About Ivana De Domenico
Ivana De Domenico is based in Salt Lake City, Utah. Ivana completed her Bachelors degree in Biological Science in 2002 at the University of Messina, Sicily. Her thesis described the purification and characterization of recombinant Caulobacter crescentus Cu/Zn superoxide dismutase (De Domenico I et al Biochim Biophys Acta, 2006). In the same year, Ivana De Domenico matriculated into the Cellular, Molecular Biology and Biotechnology graduate program at the University of Messina, Italy, completing her Ph.D. in the laboratory of Dr. Giovanni Musci in 2005.
As part of this program, Ivana De Domenico worked at the University of Utah, Salt Lake City. Her early work focused on iron metabolism with a particular interest in hepcidin, ferroportin (Fpn) and ferritin. Hepcidin is a peptide hormone transcriptionally regulated by iron, inflammation and hypoxia. Hepcidin was originally described as a defensin with potent antimicrobial properties but its main role is in iron transport. Hepcidin binds to its only known receptor, ferroportin (Fpn) an iron exporter protein, and causes its internalization and degradation. Ivana De Domenico experiments described the interaction of these two proteins how the phosphorylation of Fpn lead to the receptor’s activation and degradation led to several important publications (De Domenico I, et al Mol Biol Cell, 2008; De Domenico et al PNAS, 2009; De Domenico et al JCI, 2010). This work led to the development of a validated assay for the detection of hepcidin in both mice and humans (De Domenico I et al, Cell Metabol, 2008).
Hepcidin secreted in high amounts leads to iron-limited-erythropoiesis, a condition commonly associated with the anemia of inflammation (aka. anemia of chronic disease). Hepcidin secretion is increased in subjects with chronic kidney diseases, rheumatic diseases, malignancies and bacterial infections. Subjects with these diseases commonly have anemia of inflammation. This interest led me to showed that Borrelia burgdorferi, the bacteria that causes Lyme disease, increases hepcidin secretion through activation of Toll-like receptor (TLR) 4 (Koening C et al. Blood, 2009). Further work with Mycoplasma arthritidis, a bacterium that causes arthritis in mice, showed hepcidin secretion could also be activated through other TLRs (Koening et al. J Inflammation, 2009). Serum hepcidin levels were inversely correlated with serum iron values and had an important role in the anemia that developed in infected mice.
Others showed that hepcidin had antimicrobial properties suggesting that the peptide had effects beyond iron transport. Ivana De Domenico confirmed these findings by showing iron-loaded macrophages change their transcriptional response when cultured with hepcidin. These experiments led to the unexpected finding that hepcidin also had anti-inflammatory effects. In a manuscript published in The Journal of Clinical Investigation in 2010, she showed that mice injected with hepcidin could survive lethal injections of LPS. Ivana De Domenico also showed that the protective effects of hepcidin were through down-regulation of proinflammatory cytokines. These findings have been corroborated by others and led to an NIH grant awarded to Dr. Ivana De Domenico to study transcriptional regulation of Fpn.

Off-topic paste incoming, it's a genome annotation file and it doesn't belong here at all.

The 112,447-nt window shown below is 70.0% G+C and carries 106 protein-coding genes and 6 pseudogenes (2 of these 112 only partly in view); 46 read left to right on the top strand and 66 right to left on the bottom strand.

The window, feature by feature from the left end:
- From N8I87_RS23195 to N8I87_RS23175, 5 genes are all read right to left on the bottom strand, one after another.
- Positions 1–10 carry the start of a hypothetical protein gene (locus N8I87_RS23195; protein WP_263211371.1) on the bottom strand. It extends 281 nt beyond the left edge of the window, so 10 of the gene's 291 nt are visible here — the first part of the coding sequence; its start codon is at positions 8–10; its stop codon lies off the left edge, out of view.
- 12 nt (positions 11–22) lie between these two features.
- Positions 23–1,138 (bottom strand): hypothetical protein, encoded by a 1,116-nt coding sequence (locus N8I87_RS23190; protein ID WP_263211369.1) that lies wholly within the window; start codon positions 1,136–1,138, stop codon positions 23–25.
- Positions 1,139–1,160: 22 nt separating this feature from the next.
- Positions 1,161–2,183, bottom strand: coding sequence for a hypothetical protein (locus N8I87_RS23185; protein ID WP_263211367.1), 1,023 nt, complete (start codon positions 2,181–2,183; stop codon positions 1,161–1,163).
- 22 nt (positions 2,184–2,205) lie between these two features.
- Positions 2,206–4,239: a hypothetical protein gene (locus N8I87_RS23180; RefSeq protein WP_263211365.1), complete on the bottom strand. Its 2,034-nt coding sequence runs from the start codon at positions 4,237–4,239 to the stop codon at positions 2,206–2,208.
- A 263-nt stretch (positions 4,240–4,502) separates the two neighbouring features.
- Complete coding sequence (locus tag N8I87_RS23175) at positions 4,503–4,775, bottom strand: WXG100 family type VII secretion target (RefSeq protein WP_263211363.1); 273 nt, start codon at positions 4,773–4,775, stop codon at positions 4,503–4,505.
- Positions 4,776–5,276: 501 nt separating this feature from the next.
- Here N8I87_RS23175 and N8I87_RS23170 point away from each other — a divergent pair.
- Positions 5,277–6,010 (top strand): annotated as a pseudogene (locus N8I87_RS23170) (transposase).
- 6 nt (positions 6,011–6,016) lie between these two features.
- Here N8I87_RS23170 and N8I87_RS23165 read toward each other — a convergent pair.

Growing up in a European family that enjoyed traveling enabled Ivana De Domenico to appreciate different cultures at a very early age. Whether she was learning to ski in Northern Italy at the age of 5, or walking the beaches of southern Spain just a few years later, Ms. De Domenico somehow knew that she would become accustomed to living as a globetrotter.
Ivana De Domenico currently lives in the United States of America; however, in her three and a half decades of life, she has been to nearly all the continents of the world (with the exception of Antarctica), though there are so many places she still hopes to visit.
Although traveling is one of Ivana De Domenico’s many interests and hobbies, she also considers it a serious career. In reality, Ivana understands travel as a way to enrich her life and become a more global citizen. Ms. De Domenico fully immerses herself in her new environment whether she is staying for a short time, or for a prolonged sabbatical. Ivana researches her destinations in advance in an effort to learn the languages and ways of life with the hope of truly being lost in the crowd of her temporary home. Ivana De Domenico believes that the only way to truly appreciate the world and its beauty are to walk the streets with the people who live there.